Photo Credit: Jewish Press

In 1980, Adele Faber and Elaine Mazlish wrote a seminal parenting book entitled How to Talk So Kids Will Listen and Listen So Kids Will Talk. In January 2017, Adele Faber’s daughter Joanna teamed up with her friend Julie King to write a new book for parenting younger children. The 2017 book, entitled How to Talk So Little Kids Will Listen: A Survival Guide to Life with Children Ages 2-7, utilizes many of the parenting techniques from the original, but modifies them for the modern parent and younger children.

The first section of Faber and King’s book deals with helping children deal with difficult feelings, something many parents want to skip in order to get to the more concrete, what to do section:

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Most of the parents in my workshops have been pretty impatient with this first topic: helping children deal with difficult feelings. They’d like to move right on to the second session: how to get your kids to do what you tell them to do! Not that we don’t care about how our kids feel. It’s just not generally first priority for a frazzled parent. Let’s face it, if they did as they were told, things would go so smoothly and we’d all feel great.

The problem is, there’s just no good shortcut to getting a cooperative kid. You can try, but you will likely end up knee-deep in a bog of conflict…

So what’s the point of all of this? The point is that we can’t behave right when we don’t feel right. And kids can’t behave right when they don’t feel right. If we don’t take care of their feelings first, we have a little chance of engaging their cooperation. All we’ll have left is our ability to use greater force. And since we’d like to reserve brute force for emergencies such as yanking children out of traffic, we’ve got to face this feelings things head-on. So let’s dig in!

In other words, we have to deal with these negative emotions before we can deal with the negative behavior. Even with children as young as two-years-old, we need to address their negative feelings in ways that are problem-solving, rather than simply attempting to shut them down. In the book, Faber and King describe five common mistakes parents make when talking to young children about their feelings.

Denial of feelings. After you have made your daughter’s favorite grilled cheese sandwich, she says to you, “I hate grilled cheese sandwiches.” You might want to say, “You don’t hate grilled cheese sandwiches! You love grilled cheese sandwiches.” But in that moment, she is not going to say, “Oh, right, thanks for reminding me!”

Philosophy. There are always lessons to be taught in life, and as parents we always want to teach them. The problem is that when your child is experiencing negative feelings, he is not ready to listen to those lessons. So, if your son had a fight with a friend in school and you tell him, “Well, you know life is tough and you are going to fight with people. You just have to get used to it.” He is not going to walk away feeling like he has dealt with those negative feelings.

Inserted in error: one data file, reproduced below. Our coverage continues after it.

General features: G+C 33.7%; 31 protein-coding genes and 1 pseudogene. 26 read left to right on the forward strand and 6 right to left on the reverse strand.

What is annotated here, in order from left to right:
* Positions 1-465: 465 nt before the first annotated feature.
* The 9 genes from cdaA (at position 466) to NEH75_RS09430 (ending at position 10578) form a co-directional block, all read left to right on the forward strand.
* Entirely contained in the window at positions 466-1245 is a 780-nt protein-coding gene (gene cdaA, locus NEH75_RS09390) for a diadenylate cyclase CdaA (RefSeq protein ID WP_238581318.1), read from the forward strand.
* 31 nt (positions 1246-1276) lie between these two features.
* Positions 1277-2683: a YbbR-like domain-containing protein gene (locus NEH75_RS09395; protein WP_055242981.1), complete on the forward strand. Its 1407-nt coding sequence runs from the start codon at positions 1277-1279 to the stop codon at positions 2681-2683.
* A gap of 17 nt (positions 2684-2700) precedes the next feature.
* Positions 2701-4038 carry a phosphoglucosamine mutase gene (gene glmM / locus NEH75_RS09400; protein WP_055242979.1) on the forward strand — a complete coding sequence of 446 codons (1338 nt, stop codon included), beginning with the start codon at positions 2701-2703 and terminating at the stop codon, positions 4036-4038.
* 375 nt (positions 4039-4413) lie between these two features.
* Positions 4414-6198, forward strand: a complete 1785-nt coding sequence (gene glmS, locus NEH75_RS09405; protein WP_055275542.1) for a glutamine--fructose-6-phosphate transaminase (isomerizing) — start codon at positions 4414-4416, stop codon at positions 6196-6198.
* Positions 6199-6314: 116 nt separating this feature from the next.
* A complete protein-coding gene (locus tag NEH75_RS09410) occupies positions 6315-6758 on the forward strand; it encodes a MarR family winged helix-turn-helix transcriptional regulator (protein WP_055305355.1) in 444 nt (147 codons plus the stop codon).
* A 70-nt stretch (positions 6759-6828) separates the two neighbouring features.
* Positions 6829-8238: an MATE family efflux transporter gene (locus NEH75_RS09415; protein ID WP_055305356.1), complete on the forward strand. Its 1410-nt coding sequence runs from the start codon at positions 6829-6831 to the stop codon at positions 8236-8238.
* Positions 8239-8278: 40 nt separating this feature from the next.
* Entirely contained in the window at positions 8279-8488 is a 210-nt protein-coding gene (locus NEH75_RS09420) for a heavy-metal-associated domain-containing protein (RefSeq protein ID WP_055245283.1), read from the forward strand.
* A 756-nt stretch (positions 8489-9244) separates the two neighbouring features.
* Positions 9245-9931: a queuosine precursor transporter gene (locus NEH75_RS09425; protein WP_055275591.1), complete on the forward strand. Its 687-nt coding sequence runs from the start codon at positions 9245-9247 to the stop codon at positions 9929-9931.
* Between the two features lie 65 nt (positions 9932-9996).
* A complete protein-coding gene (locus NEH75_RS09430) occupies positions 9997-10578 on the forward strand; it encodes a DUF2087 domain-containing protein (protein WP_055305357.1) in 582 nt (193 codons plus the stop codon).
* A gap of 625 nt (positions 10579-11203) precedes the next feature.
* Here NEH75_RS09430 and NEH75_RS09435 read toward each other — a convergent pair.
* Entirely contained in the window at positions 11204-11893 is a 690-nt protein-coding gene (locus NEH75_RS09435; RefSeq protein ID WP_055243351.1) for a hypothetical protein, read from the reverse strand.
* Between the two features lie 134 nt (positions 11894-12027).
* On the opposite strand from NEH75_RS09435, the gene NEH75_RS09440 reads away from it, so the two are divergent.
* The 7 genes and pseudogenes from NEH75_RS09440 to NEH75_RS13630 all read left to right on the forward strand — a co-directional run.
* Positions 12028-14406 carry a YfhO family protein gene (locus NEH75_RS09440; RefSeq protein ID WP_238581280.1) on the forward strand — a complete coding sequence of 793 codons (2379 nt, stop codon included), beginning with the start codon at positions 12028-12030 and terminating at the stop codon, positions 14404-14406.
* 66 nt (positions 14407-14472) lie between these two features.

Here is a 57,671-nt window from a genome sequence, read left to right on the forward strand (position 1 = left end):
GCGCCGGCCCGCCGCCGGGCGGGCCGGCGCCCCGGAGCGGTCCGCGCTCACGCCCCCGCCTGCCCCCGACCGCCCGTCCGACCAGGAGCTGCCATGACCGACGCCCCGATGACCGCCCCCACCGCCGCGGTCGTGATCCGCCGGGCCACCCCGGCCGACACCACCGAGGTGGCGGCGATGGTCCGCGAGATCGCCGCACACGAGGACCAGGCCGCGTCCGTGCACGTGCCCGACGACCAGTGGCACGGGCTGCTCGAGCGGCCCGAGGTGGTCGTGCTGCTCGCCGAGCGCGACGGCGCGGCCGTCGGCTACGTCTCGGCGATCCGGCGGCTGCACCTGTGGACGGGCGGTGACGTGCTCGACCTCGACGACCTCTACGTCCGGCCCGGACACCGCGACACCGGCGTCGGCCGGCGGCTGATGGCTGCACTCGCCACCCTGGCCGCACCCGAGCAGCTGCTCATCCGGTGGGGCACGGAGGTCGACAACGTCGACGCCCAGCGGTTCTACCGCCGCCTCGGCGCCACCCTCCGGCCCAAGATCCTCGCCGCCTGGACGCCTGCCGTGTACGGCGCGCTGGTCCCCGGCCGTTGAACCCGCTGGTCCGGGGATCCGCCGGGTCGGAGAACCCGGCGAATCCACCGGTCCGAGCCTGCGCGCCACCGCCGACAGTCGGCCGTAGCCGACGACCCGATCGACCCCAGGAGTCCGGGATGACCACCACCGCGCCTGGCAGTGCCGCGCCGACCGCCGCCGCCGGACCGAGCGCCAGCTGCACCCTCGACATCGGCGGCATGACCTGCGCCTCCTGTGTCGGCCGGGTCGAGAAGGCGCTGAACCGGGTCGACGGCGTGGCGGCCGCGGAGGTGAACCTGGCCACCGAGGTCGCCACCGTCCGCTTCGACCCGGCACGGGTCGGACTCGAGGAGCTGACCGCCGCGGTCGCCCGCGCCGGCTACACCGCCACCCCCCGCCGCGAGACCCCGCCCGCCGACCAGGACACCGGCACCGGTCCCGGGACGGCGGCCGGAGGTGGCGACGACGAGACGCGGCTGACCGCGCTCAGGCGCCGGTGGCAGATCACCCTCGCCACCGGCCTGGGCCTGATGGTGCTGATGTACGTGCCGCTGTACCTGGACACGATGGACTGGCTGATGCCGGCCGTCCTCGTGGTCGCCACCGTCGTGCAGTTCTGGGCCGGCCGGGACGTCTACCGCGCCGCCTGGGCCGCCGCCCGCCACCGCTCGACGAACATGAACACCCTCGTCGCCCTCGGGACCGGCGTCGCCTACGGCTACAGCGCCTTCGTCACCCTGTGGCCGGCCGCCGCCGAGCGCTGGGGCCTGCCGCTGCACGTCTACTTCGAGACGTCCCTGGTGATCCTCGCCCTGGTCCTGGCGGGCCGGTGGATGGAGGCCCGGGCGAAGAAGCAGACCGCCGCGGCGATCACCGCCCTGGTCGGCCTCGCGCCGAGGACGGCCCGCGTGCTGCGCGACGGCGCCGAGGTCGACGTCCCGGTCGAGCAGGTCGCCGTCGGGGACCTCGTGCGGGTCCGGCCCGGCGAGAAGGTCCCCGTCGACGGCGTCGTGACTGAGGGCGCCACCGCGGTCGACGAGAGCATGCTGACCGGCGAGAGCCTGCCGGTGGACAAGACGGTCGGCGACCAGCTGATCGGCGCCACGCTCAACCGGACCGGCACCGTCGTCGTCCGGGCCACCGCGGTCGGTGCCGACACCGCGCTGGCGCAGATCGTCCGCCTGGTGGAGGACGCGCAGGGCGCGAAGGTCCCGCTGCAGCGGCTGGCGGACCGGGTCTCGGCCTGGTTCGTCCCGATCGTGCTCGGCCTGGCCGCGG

Questions. If your daughter colors on the counter for the third time that week, you might impulsively want to say, “Why did you did you color on the counter again? Didn’t I tell you a million times that the crayons are for paper?!” She will not likely have a good answer to that question, and whatever reason she did color on the counter will still remain.

Comparison. When things go wrong, especially in public places like supermarkets, school lobbies, or shuls, we tend to look at the other children who are behaving like perfect angels. In those instances, we want to say, “Look at Shaindel. She’s quietly helping her mother load her groceries into the bag. How come you can’t do what Shaindel is doing?” This comparison only emphasizes the negative feelings, rather than attempting to get to their core.

Lecture. Children, especially young children, have a limited amount of information that they can take in at a time. That’s why when we begin to lecture we lose them completely. They retreat into their negative feelings and hear almost nothing that we have said.

Now that we’ve gone over all of the mistakes that parents make when speaking to their children who are dealing with negative feelings, what are some of the good ways that you can help children deal with negative feelings?

Faber and King’s main advice revolves around problem-solving. You can reconnect with your child and help them work through those negative feelings in order to guide them towards better behavior the next time around. This sounds like a grueling process, but in reality, the more you invest in teaching problem solving, the less you are going to need to invest in dealing with meltdowns in the long-term. The key is that it’s about cooperation and future actions, not the moment you are struggling with right then.

For those specific moments? Faber and King have plenty of tips for those too!

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